Cllr Paul Hodgson had a number of questions. The first followed on from Cllr Ford. He said if we were coming out of the agreement with LCC surely, if there was market they could tap into and sell the green waste on it would be a good thing and he wanted to know it that had been considered.

The officer said "Unfortunately, it doesn't work like that. Although the cost sharing arrangement is finished, LCC as the waste disposal authority do have the powers to instruct Fylde as to what they do with their waste. It's not something that Fylde has the control over ourselves" (unless LCC decide they don't want the waste).

We suspect this may not be entirely accurate and there could be ways around it. The definition of 'waste' is a moveable feast. If you excavate soil to make a path and dispose of it, that soil is classed as waste, and it has to be treated as such. But if you strip topsoil for sale, it is not waste, it is a 'product'. We think there could be scope for some creative thinking here, and whilst it is right that LCC has disposal control over waste, they have not the same control over products for sale.

That said, we think the likely profit involved would be not worth the effort anyway.

Cllr Hodgson asked another question and then asked "Why have we picked £30 a bin, and why don't we look at £30 a household?"

We thought this was a really good question.

We had expected an answer along the lines of - well in similar sized authorities with similar costs, the average take up per month has been 'xyz', and our costs are 'pqr' - so by doing the calculation, we arrive at a year 1 estimated sum of £29.97 per green bin in Fylde to cover the expense of our providing the service.

But that wasn't the answer that was given.

The officer responded "£30 a bin is a fairly average charge across neighbouring authorities, it is less than the national average of £35 a bin, and that was the reason we decided that.... felt that, that was... an appropriate charge. Again at this stage it has been said 'per bin'. Other authorities may offer a discount on the second bin. I think Wyre offers theirs at £25, and those are discussions that we will have and feed into the final report to set out exactly what the final decision is in terms of charging for additional containers. In fact, I have been looking at some figures from Preston. One property in Preston is paying for eleven green bins. So there are places that are paying for multiple sets of bins, so we will see in the final report what the recommendations are."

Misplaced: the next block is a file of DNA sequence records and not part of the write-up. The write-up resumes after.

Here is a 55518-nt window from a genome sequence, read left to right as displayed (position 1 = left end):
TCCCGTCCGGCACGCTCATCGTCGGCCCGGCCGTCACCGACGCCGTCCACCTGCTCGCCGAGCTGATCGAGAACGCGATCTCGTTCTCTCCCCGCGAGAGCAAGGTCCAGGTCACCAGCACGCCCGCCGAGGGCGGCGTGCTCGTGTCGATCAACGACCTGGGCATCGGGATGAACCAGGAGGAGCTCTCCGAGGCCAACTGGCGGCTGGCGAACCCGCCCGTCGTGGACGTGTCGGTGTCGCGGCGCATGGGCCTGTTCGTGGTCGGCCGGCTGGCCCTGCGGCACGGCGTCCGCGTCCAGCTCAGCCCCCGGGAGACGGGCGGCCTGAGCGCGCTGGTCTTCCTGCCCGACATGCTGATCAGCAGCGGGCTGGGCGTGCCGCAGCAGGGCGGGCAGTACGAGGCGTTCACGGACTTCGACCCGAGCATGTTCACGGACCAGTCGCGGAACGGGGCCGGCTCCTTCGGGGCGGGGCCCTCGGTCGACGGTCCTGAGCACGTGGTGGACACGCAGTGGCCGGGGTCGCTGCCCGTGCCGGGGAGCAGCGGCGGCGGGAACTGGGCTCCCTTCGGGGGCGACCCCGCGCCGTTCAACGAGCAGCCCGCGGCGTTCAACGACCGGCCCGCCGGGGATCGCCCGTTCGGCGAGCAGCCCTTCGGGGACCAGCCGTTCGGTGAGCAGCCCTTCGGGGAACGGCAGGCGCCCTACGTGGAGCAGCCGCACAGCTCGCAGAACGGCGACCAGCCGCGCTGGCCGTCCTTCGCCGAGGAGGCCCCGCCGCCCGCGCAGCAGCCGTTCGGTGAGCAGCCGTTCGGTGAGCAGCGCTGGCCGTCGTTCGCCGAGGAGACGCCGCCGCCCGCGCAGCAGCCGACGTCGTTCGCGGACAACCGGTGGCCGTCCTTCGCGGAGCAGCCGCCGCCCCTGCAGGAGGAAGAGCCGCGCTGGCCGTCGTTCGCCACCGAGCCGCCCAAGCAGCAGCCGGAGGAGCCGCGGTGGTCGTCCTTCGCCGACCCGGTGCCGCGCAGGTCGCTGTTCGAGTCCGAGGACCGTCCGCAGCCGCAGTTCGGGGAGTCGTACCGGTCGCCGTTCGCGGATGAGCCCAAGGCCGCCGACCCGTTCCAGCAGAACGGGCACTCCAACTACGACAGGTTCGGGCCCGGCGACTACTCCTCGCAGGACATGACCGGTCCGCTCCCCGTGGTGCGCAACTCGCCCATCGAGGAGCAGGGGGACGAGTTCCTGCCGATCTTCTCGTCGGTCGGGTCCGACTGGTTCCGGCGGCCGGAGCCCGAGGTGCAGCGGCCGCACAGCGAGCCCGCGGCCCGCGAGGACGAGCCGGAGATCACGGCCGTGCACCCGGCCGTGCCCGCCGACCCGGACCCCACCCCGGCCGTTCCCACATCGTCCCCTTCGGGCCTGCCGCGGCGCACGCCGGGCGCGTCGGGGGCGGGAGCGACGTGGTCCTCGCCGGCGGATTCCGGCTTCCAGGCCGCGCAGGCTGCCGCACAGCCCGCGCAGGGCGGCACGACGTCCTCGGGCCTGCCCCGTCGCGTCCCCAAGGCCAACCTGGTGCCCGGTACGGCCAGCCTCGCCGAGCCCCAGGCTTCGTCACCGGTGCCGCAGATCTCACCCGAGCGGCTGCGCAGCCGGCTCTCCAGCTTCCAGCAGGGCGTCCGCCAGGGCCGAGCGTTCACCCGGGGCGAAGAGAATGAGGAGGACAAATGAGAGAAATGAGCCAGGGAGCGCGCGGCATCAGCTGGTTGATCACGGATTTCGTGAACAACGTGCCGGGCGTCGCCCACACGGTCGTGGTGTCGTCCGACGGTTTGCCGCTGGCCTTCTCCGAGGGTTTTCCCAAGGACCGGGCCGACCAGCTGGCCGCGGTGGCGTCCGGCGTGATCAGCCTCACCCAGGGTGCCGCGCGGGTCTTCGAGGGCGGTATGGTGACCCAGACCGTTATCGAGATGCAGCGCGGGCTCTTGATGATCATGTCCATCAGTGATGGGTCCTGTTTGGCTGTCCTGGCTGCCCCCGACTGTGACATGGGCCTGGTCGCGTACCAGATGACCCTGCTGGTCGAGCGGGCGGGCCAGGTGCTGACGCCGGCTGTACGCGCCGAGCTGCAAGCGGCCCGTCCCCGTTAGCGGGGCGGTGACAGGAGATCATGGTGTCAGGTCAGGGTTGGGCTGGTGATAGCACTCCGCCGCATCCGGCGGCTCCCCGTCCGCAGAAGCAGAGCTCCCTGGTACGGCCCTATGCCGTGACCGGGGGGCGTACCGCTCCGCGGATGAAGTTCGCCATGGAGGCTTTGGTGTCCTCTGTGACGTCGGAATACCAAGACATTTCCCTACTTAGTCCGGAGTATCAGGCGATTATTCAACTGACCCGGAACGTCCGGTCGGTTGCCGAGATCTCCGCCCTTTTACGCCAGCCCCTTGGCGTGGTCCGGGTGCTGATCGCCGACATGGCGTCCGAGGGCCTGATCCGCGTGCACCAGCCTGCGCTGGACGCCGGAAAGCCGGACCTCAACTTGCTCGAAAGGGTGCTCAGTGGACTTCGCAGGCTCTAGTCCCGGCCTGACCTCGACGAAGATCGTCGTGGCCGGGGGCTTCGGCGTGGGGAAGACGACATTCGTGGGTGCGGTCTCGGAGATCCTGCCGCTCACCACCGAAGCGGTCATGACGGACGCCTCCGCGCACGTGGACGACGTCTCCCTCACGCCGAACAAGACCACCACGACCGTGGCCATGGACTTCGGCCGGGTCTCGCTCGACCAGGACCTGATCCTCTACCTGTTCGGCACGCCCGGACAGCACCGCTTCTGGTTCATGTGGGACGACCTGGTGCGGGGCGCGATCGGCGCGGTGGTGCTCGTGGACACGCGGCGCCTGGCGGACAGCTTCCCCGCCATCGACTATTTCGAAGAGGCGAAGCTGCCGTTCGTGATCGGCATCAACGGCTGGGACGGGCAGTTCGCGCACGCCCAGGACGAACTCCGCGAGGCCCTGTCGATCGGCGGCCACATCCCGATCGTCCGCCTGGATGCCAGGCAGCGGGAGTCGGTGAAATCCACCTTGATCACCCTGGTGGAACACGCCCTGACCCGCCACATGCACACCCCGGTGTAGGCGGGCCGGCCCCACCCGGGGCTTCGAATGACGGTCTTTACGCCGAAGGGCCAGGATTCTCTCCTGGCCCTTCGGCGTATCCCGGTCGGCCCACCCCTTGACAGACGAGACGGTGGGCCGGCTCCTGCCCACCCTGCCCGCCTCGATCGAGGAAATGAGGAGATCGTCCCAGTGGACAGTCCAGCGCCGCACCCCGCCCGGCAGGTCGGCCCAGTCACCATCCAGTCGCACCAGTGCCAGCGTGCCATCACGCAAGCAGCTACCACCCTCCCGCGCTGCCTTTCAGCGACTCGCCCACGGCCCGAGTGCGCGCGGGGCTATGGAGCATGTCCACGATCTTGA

Even without the issue of Fylde understating the income it will receive (by using the 20,000 bin calculation instead of the 33,000 one), we're most unhappy with this approach.

It sounds to us as though Fylde is regarding itself, and shaping itself up in this matter as a business that will charge us what it thinks we might be prepared to bear. It appears to see us as a market to be milked.

We do not believe that is, or should be, the purpose of a council delivering public services.

The point of a public service is to provide a service that would otherwise be unaffordable for individuals or groups to undertake.

Collecting and recycling refuse is a good example of such a public service, as are parks and swimming baths.

But the basis of any charge made for a public service should be to either support, or in some cases meet, the cost of providing the service.

It should not aim to make a surplus.

That's why at the outset of this article, we wanted to know the *aim* of the Council in this regard.

We believe Fylde should adopt a clear aim to meet the service costs from the subscription, with any surplus being handed back to subscribers in the following year through lower subscription charges for that year or, if there is a deficit, to recover that deficit from higher subscription charges the following year.

It does exactly that with the Special Expenses charge it has levied since the rural parish councils began to precept their own residents for the costs of maintaining parks and open spaces in each parish council area.

In short, the estimated expenditure and income from this service should be ring fenced for providing the service and nothing more.

It should be a service whose cost is shared amongst those who participate.

It should not be an opportunity to marketise the local authority into seeking opportunities for profit.

We have digressed (again!) - (and maybe even had a curmudgeonly rant).

Back to the meeting.....

Cllr Clayton wanted to know if there was any prospect of the charge spreading to the grey, blue or brown bins.

The answer was No.

He also wanted to see the green bin cost balanced against the need to provide a service.

Cllr Julie Brickles wanted to know about the impact on staffing, and whether there was any potential for redundancy etc as a result of the change.